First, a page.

Identity, Religion

הגויה של תשעה באב

MarGavriel points us to a little Agnon story. A story appropriate for the season:

סיפר לי ר’ אהרן פריימן ז”ל משמו של ר’ אליהו פלנסר ז”ל. ר’ איציק אייכל וחבריו מצאו להם נכרית אחת שבישלה להם לתשעה באב. שבאותו הדור קשה היה ליהודי בברלין למצוא תבשיל בתשעה באב. היו קוראים לאותה נוכרית הגויה של תשעה באב. Aaron Freiman, of blessed memory, told me the following in the name of Elijah Palnser, of blessed memory. Itzik Eichel and his friends found themselves a certain gentile woman who would cook for them on the Ninth of Av. For in those days, it was difficult for a Jew in Berlin to find food on the Ninth of Av. They used to call that gentile woman “di tishebov goyte”.
ערב תשעה באב באו והודיעו לר’ איציק אייכל שהגויה של תשעה באב מתה. אמר להם לחבריו, חברי בואו ואומר לכם, אי אפשר שבין היום למחר נמצא ערלית אחרת שתבשל לנו לתשעה באב, אם כן מאחר שמתה הגויה של תשעה באב נתענה בתשעה באב זה עם כל ישראל על חורבן ירושלים. One year, on the eve of the Ninth of Av, Itzik Eichel was informed that the Tishebov Goyte had died. He said to his friends: “My friends, come and let me tell you something. Between today and tomorrow, it is not going to be possible for us to find another gentile woman who will cook for us on the Ninth of Av. Since this is so, for the Tishebov Goyte has died, let us fast on the Ninth of Av this year, and mourn, together with all Israel, over the destruction of Jerusalem.

תכריך של סיפורים, ע’ 159
trans. MarGavriel
It seems to me interesting that the non-Jewish woman is in the role of Jerusalem.
I wonder – what do you make of this? Especially those of you who have studied Agnon in college and so forth. It is so short that it cannot be so simple, it seems to me, but I do not have literary-analysis tools to explore it.

7 thoughts on “הגויה של תשעה באב

  1. The Goyim loom large, and sinister, during tishebov.
    How did you do that parallel hebrew-english text thing?

  2. boymlpisher – with a table like this:
    <table style=”border-spacing: 10px”>
    <td style=”direction:rtl; text-align:right;”>עברית</td>

  3. I keep staring at this name “אייכל” and thinking about it.
    If one strips it of its matres lecciones, one ends up with “אכל” a root related to food and eating.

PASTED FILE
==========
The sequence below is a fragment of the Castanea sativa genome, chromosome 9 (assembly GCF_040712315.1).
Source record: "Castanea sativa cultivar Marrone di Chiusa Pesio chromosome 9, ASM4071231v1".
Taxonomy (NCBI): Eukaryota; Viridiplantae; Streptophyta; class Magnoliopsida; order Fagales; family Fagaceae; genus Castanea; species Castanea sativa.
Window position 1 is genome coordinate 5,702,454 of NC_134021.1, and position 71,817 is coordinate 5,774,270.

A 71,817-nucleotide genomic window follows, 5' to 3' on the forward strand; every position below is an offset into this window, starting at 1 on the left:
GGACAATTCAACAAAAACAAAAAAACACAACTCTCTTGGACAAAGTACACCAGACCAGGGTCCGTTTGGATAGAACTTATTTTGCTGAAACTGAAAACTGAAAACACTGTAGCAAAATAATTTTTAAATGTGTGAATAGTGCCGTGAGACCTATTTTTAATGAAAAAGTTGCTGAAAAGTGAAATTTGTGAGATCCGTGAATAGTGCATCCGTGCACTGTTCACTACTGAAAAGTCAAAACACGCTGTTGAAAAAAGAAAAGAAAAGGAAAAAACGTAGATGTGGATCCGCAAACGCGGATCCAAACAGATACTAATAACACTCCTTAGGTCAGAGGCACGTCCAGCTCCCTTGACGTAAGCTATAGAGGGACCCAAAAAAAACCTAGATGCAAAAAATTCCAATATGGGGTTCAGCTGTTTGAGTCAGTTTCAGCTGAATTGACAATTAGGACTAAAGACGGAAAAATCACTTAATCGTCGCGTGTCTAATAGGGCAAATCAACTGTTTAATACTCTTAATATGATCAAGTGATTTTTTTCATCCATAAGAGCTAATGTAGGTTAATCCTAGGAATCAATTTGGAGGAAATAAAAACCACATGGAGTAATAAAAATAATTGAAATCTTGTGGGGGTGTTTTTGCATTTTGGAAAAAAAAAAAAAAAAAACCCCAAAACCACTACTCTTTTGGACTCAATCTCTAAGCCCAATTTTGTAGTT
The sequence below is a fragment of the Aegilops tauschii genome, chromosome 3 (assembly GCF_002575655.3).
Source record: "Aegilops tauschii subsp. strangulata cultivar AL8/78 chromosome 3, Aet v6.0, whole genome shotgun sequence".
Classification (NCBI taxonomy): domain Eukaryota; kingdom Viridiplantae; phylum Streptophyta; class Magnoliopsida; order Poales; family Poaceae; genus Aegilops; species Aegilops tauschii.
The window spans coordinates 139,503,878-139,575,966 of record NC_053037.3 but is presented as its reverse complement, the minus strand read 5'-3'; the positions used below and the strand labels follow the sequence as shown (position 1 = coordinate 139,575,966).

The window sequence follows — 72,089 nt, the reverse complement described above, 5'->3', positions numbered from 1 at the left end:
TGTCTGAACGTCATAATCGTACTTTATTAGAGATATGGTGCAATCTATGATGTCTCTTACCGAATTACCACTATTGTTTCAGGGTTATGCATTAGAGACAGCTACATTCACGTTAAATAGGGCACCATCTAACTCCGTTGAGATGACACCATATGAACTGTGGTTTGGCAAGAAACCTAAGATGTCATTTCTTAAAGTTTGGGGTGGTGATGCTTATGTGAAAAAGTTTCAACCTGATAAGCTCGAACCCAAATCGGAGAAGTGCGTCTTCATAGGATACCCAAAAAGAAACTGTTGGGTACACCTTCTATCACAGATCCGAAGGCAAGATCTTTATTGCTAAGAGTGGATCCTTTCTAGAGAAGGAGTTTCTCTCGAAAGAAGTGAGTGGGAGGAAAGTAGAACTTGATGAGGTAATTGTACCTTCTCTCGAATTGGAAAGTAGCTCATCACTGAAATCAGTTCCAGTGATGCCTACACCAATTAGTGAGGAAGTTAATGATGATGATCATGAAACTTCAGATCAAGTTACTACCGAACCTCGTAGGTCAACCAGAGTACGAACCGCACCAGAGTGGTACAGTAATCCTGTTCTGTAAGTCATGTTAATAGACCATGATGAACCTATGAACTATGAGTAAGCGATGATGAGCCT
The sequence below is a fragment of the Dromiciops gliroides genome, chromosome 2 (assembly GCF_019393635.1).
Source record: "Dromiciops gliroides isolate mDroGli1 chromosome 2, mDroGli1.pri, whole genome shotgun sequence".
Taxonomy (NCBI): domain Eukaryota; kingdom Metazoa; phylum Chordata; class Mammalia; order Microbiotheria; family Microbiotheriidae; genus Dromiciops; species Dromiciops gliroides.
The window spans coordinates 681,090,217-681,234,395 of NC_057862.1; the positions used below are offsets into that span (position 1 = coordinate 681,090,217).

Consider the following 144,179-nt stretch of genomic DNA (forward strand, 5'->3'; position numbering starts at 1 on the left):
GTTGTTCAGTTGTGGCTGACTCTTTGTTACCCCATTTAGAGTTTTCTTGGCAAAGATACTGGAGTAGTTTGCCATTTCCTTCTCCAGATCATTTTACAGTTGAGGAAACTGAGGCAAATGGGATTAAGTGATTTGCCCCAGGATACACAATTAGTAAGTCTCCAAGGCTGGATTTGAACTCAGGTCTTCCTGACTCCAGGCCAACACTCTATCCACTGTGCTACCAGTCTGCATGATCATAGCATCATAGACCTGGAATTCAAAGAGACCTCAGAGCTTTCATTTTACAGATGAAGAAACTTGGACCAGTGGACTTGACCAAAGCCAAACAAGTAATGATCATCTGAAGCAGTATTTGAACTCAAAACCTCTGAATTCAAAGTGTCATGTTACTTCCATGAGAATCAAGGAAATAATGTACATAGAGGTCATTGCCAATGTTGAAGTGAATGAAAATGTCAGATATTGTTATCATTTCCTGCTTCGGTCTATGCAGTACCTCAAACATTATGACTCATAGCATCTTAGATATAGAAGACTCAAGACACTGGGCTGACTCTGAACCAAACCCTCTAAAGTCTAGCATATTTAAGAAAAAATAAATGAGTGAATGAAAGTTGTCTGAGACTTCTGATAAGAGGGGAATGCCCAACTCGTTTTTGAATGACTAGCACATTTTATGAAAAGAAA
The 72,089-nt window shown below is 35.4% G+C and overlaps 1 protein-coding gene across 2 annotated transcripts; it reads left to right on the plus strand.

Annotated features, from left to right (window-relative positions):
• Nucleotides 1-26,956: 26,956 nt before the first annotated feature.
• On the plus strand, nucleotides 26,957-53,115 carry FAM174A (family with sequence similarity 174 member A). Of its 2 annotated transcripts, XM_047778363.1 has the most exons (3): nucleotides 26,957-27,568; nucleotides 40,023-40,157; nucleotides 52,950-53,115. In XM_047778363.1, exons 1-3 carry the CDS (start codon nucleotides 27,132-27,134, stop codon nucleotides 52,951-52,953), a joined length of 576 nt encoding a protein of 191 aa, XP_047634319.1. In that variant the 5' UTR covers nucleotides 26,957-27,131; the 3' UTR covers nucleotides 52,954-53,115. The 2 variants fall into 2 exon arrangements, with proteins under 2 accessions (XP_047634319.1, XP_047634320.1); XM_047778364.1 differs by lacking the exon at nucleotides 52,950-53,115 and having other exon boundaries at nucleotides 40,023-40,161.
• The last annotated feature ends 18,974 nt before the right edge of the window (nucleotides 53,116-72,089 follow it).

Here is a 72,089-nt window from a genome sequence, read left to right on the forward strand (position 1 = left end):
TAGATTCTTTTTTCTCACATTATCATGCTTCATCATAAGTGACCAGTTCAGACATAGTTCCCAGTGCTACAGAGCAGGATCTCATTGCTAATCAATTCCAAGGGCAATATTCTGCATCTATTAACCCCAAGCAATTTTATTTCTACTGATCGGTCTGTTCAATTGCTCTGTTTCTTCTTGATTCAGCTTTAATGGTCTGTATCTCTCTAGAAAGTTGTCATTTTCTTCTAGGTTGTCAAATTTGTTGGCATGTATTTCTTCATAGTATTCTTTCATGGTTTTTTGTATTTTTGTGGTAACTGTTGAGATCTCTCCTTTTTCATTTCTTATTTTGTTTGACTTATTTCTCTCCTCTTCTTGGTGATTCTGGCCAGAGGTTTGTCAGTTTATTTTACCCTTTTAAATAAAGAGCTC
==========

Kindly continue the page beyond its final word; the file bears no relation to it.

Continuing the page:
The story’s speaker uses the word “נכרית” to speak of the gentile cook, but when Eichel himself refers to her it is as “ערלית,” calling attention to the covenant which the gentile is outside of.
    Eichel and his friends are separating themselves from the community, not mourning when Israel mourns, until their hands are forced. Do I see the title “Rav” in front of Eichel’s name? Is this a story of early Reformers, I wonder?

  4. This story also recalls the mourner’s comfort: may the Presence comfort you together with all who mourn for Zion and Jerusalem. So these folks were in their personal mourning, but found comfort by joining with Clal Yisrael.
    Another thought: this could be seen as a classic story of Hazara Biteshuva: Eichel gets these alienated Jews to use their personal process to find a “way in” to normative Jewish practice.

  5. Another thought: The best rationale I have heard in recent years was from a young secular Israeli about 10 years ago.
    He said: “I hope that in 2000 years, Jews are still remembering the Shoah. That is why I think it is important to remember the destruction of the Temple, which was a catastrophe of a similar magnitude for the Jews of the time as the Shoah was in the mid-20th century.”

Leave a Reply

Your email address will not be published. Required fields are marked *

This site is protected by reCAPTCHA and the Google Privacy Policy and Terms of Service apply.

The reCAPTCHA verification period has expired. Please reload the page.

This site uses Akismet to reduce spam. Learn how your comment data is processed.